Since the cluster analysis did not provide characteristics about the groups formed, we used this information together with the PCA analysis (Figure 2) to characterize the predominance of bacterial phenotypes in each group. Group I may be characterized by the predominance of bacteria of slow growth, alkali production, white colonies with pink center, and none to moderate EPS production. Group II has similar characteristics of the previous group, except for the intermediate growth rate and moderate to copious EPS production of its predominant bacteria. Group III has predominance of bacteria with a slow growth rate, alkali producers and white colonies. Group IV has the predominance of bacteria with an intermediate growth, and neutral or alkaline pH reaction. Group V presents predominance of fast growing bacteria, acid producers, with translucid colonies. In group VI there is predominance of bacteria with a fast to intermediate growth rate, with acid or neutral reaction, and white colonies.

Silva & Döbereiner (1982) reported the presence or absence of nodules in Brazilian legumes, including some samples of legumes growing in Araucaria Forests. The isolated bacteria were classified as Rhizobium sp., but the bacterial richness or diversity was not studied. Similar studies report richness of rhizobia obtained from several legumes from Kenya, where three phenotypic groups were formed, which the authors called "phena", and from Libyan forests, where five distinct clusters were formed (Odee et al., 1997; Mohamed et al., 2000).

Phenotypic bacterial richness in each legume

The richness varied from two groups in Mimosa dolens to six groups in Galactia crassifolia, Mimosa sp.1 and M. furfuracea (Table 3). In general, each legume harbored more than one bacterial group in its nodules. Also, different individuals of the same species generally presented different bacterial communities. In the same manner, most of the nodules were occupied by more than one bacterial group. Using trap plants, Melloni et al. (2006) found a high diversity of rhizobia in Brazilian areas associated to the presence of Mimosa scabrella. In their study six groups were characterized using Phaseolus vulgaris L. as trap plant and eight groups using Vigna unguiculata (L.) Walp.

Since data here shown indicated a great richness of bacterial isolates, many of them quite different from the standards (Rhizobium tropici, Bradyrhizobium elkanii and Burkholderia sp.), we partially sequenced the 16S rRNA gene of some of the strains (unpublished data). Based on this technique it was possible to find out that isolates often present great similarity to Burkholderia, when submitted to the BLAST software in GenBank (http://www.ncbi.nlm.nih.gov/BLAST).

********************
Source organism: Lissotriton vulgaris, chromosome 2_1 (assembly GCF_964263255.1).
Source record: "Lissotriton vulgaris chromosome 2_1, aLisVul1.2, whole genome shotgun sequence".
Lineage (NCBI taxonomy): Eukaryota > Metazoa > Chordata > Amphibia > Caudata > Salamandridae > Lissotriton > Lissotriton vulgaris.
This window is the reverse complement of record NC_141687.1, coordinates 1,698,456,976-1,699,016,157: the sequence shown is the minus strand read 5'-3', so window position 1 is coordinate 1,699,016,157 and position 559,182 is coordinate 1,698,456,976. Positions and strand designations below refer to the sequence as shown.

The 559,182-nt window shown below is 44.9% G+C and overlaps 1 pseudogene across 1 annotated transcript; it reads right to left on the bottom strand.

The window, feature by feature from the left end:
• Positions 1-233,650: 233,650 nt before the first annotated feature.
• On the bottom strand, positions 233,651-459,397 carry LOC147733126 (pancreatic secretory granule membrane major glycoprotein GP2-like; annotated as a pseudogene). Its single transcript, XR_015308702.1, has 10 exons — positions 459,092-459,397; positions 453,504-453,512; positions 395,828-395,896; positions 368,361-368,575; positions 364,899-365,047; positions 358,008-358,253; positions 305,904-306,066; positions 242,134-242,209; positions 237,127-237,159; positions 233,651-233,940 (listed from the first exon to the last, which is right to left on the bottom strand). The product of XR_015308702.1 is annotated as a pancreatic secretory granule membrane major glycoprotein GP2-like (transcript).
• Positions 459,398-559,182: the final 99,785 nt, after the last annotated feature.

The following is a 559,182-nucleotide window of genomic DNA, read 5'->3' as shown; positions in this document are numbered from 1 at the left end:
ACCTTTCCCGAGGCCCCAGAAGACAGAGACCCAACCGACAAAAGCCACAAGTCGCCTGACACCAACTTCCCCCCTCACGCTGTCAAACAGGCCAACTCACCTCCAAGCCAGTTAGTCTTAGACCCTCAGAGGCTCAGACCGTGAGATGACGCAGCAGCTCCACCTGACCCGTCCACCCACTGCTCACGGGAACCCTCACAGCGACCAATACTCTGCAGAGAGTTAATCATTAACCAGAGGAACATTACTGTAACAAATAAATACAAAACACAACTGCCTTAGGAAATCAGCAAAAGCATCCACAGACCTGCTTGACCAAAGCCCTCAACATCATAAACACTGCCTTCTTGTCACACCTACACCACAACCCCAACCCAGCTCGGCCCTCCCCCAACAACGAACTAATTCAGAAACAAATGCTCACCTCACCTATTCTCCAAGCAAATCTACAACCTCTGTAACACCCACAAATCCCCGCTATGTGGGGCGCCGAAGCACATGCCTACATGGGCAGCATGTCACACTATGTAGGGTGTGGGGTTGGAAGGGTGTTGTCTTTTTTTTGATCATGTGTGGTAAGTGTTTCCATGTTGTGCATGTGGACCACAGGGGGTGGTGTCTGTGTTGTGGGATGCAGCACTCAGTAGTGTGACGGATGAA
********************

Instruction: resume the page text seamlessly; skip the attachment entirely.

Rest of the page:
Moulin et al. (2001) isolated Burkholderia spp. from legume nodules and recently it was demonstrated that some Burkholderia species form nodules with Mimosa spp., including M. scabrella and other tropical species from Brazil (Chen et. al., 2005; Elliott et al., 2007). In a similar study, Barrett & Parker (2006) suggested that Burkholderia spp. and other b-proteobacterial species are more ubiquitous as root nodule symbionts than previously believed. Thus, Burkholderia spp. might also be present in legume nodules from the Araucaria Forest.

 

CONCLUSIONS

For the first time, nodulation of five legumes (Galactia crassifolia, Colllaea speciosa, Mimosa furfuracea, M. pilulifera and M. filipetiola) is reported. A high phenotypic richness of nodule shapes and bacterial isolates was found in leguminous plants that grow in an Araucaria forest in the Campos do Jordão State Park, Brazil. Several of the isolated bacteria are significantly different in phenotypic characteristics from the bacterial standards.

 

ACKNOWLEDGEMENTS

To Ana Paula Savassi Coutinho, Viviane Scalon, Prof. Vinicius Castro Souza (ESALQ herbarium) and Prof. Jorge Yoshio Tamashiro (UNICAMP herbarium) for legumes identification. To Vinicius Ribeiro, for helping during the collections, Denise Mescolotti and Luis Fernando Baldesin for technical assistance. To J.I. Sprent, M.A. Parker and L.M. Cruz for their helpful comments on the manuscript. To Dr. Sérgio Miana Faria (EMBRAPA-/agrogiologia) for providing the Burkholderia. E.J.B.N. Cardoso and C.T.S Dias thank CNPq for a research grant and D.R. Lammel is grateful for a graduate scholarship from FAPESP.

 

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Received October 06, 2006
Accepted May 05, 2007

 

 

* Corresponding author <ejbncard@esalq.usp.br>